Snub from Kansas freshmen helped inspire Stanford's stunning upset

The Dagger

The immaturity of Kansas' freshmen wasn't only apparent during Sunday's stunning round of 32 loss to 10th-seeded Stanford.

It also was glaring during a press conference the previous day. 

Asked about the challenges of defending Stanford's leading scorer Chasson Randle, Kansas freshmen Andrew Wiggins and Wayne Selden both looked at each-other and giggled because neither yet knew much about the junior guard. The Jayhawks had not yet watched film on the Cardinal.

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Said Wiggins, "I am not sure right now. How about you, Wayne?"

Said Selden, "I am along with you."

Neither Wiggins nor Selden were laughing by Sunday evening after Randle had 13 points and six steals in Stanford's 60-57 upset. The Cardinal played with more emotion, more toughness and more determination than it had much of the season, a change that Randle said was partially inspired by watching the video of Wiggins and Selden laughing at his expense the previous day.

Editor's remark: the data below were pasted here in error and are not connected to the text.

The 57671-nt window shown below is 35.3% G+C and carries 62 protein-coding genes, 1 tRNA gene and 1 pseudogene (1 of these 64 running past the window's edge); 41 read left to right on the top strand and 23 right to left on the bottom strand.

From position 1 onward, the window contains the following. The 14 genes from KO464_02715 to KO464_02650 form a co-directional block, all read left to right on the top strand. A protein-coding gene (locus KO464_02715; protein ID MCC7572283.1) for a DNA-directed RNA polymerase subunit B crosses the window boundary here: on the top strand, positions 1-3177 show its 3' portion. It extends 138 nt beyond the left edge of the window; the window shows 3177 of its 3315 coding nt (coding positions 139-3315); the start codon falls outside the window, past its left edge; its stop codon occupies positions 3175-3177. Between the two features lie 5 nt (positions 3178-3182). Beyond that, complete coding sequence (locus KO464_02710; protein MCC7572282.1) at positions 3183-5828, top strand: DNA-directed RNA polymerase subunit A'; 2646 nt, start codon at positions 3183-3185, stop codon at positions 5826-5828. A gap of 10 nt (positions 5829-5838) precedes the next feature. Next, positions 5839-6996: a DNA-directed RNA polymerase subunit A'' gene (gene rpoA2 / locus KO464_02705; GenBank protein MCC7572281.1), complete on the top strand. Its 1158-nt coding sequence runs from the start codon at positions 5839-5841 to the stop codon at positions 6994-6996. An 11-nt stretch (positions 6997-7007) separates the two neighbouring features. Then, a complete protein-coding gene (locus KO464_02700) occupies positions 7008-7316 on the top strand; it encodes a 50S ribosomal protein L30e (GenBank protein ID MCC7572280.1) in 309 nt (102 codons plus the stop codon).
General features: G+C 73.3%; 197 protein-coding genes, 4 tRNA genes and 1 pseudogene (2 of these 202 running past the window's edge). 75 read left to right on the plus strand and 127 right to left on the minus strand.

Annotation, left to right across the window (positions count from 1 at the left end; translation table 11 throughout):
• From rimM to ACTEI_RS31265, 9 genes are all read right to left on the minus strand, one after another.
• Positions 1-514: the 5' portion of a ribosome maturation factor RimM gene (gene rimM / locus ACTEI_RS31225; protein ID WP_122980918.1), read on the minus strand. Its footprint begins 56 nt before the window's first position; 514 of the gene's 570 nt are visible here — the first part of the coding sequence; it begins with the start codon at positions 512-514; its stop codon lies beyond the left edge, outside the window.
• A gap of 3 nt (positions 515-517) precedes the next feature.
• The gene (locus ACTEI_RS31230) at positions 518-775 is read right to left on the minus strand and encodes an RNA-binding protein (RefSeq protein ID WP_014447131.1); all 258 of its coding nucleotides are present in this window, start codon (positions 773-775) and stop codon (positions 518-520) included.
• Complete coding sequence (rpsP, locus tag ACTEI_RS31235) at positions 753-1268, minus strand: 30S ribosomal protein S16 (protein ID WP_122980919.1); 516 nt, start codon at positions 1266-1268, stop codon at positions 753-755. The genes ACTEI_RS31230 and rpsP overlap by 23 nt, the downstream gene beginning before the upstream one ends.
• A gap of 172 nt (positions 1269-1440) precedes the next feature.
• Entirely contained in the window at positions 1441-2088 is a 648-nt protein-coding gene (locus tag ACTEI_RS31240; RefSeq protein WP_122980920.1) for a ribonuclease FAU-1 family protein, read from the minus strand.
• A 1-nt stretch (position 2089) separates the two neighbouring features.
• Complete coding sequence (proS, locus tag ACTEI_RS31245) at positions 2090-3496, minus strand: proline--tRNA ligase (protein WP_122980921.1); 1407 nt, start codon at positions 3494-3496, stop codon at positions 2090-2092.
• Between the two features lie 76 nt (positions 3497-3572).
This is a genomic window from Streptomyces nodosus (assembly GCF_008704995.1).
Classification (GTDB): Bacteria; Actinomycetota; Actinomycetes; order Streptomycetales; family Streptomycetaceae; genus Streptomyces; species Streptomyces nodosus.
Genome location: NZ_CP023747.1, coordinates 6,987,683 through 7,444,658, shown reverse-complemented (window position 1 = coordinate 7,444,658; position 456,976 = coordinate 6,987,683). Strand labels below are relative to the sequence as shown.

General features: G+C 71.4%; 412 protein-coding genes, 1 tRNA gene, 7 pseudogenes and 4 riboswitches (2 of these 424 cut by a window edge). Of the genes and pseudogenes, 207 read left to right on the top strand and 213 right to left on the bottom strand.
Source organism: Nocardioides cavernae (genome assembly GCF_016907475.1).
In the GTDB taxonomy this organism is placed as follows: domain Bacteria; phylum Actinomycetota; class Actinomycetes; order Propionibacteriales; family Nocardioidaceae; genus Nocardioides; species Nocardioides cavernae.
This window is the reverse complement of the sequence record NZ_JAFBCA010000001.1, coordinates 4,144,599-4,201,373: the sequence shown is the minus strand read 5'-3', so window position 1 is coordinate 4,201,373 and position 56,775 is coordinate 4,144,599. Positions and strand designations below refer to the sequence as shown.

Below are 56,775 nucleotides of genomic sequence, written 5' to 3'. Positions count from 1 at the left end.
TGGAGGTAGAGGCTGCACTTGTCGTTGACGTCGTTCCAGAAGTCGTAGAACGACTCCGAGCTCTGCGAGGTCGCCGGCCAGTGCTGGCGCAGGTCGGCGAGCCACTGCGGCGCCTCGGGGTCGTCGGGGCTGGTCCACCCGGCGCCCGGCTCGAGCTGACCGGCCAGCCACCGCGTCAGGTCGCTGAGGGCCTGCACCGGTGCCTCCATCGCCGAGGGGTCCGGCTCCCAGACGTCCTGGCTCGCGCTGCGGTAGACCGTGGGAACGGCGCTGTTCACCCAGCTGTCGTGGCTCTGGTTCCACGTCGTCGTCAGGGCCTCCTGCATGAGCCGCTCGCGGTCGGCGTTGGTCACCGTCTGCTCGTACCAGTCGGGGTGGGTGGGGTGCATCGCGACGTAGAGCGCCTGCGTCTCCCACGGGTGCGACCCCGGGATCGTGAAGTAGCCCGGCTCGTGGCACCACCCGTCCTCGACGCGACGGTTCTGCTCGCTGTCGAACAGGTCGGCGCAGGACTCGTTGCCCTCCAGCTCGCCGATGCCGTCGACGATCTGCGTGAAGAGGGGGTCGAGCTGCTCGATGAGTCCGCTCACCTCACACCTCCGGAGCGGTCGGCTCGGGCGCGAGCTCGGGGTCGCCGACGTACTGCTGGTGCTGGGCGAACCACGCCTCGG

"We definitely saw that video," Randle said. "[Coach Johnny Dawkins] told me not to talk about it, but, you know, I definitely took it as a challenge.  So did my teammates. It wasn't just a stab at me, it was a stab at our team.  And we took it as a challenge.  And it was a little bit extra motivation for today's game."

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Kansas coach Bill Self defended his freshmen, reiterating that he hadn't discussed Stanford's personnel yet with his team.

“That’s not fair to our guys to ask something that we haven’t passed out scout reports and things like that on yet," Self told the Lawrence Journal-World. "We know he’s good. Of course, he is averaging 18.9 (points) a game. If you want to know anything about him, you can probably ask me, because he is 18.9 overall and 18.7 in league, and the kid can do a lot of things."

Dawkins was understanding of the lack of recognition from Wiggins and Selden on Sunday, but also admitted it inspired his team.

"I am sure it was early before they had a chance to really study us," Dawkins said. " So a lot of time with younger players you don't really have a chance to know who you're facing, your opponent.  You may know the team but not the individual players until you see the scouting report or watch film on them.  So I kind of understand that that can happen. For us, it was motivation, of course, because our kids had a chance to see that and I thought they responded in kind."

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Jeff Eisenberg is the editor of The Dagger on Yahoo Sports. Have a tip? Email him at or follow him on Twitter!


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